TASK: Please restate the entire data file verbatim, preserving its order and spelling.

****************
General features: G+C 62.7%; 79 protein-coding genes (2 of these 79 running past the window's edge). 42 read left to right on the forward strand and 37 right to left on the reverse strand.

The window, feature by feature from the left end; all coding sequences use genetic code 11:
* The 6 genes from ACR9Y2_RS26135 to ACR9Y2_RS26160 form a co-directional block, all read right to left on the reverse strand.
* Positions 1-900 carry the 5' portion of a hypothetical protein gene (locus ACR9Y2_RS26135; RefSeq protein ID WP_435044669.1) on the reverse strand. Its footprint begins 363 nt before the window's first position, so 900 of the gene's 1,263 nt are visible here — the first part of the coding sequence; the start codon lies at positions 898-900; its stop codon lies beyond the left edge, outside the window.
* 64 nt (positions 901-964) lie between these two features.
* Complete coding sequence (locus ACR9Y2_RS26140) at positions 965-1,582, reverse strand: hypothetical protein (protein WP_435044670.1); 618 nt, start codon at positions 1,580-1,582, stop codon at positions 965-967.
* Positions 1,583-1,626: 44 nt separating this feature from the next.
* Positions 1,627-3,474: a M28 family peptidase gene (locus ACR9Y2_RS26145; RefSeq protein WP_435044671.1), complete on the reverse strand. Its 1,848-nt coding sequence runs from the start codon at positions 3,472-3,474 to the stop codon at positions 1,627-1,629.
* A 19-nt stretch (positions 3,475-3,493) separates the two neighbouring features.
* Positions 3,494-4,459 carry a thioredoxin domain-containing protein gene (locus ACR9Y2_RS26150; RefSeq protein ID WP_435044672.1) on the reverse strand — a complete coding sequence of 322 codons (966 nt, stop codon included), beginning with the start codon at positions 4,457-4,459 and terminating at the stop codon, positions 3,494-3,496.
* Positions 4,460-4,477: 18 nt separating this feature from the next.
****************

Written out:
General features: G+C 62.7%; 79 protein-coding genes (2 of these 79 running past the window's edge). 42 read left to right on the forward strand and 37 right to left on the reverse strand.

The window, feature by feature from the left end; all coding sequences use genetic code 11:
* The 6 genes from ACR9Y2_RS26135 to ACR9Y2_RS26160 form a co-directional block, all read right to left on the reverse strand.
* Positions 1-900 carry the 5' portion of a hypothetical protein gene (locus ACR9Y2_RS26135; RefSeq protein ID WP_435044669.1) on the reverse strand. Its footprint begins 363 nt before the window's first position, so 900 of the gene's 1,263 nt are visible here — the first part of the coding sequence; the start codon lies at positions 898-900; its stop codon lies beyond the left edge, outside the window.
* 64 nt (positions 901-964) lie between these two features.
* Complete coding sequence (locus ACR9Y2_RS26140) at positions 965-1,582, reverse strand: hypothetical protein (protein WP_435044670.1); 618 nt, start codon at positions 1,580-1,582, stop codon at positions 965-967.
* Positions 1,583-1,626: 44 nt separating this feature from the next.
* Positions 1,627-3,474: a M28 family peptidase gene (locus ACR9Y2_RS26145; RefSeq protein WP_435044671.1), complete on the reverse strand. Its 1,848-nt coding sequence runs from the start codon at positions 3,472-3,474 to the stop codon at positions 1,627-1,629.
* A 19-nt stretch (positions 3,475-3,493) separates the two neighbouring features.
* Positions 3,494-4,459 carry a thioredoxin domain-containing protein gene (locus ACR9Y2_RS26150; RefSeq protein ID WP_435044672.1) on the reverse strand — a complete coding sequence of 322 codons (966 nt, stop codon included), beginning with the start codon at positions 4,457-4,459 and terminating at the stop codon, positions 3,494-3,496.
* Positions 4,460-4,477: 18 nt separating this feature from the next.